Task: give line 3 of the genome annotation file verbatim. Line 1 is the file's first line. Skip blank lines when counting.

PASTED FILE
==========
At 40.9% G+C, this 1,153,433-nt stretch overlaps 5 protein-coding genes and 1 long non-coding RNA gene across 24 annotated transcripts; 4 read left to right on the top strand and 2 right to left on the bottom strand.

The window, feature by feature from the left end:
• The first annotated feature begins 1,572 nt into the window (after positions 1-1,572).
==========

• The first annotated feature begins 1,572 nt into the window (after positions 1-1,572).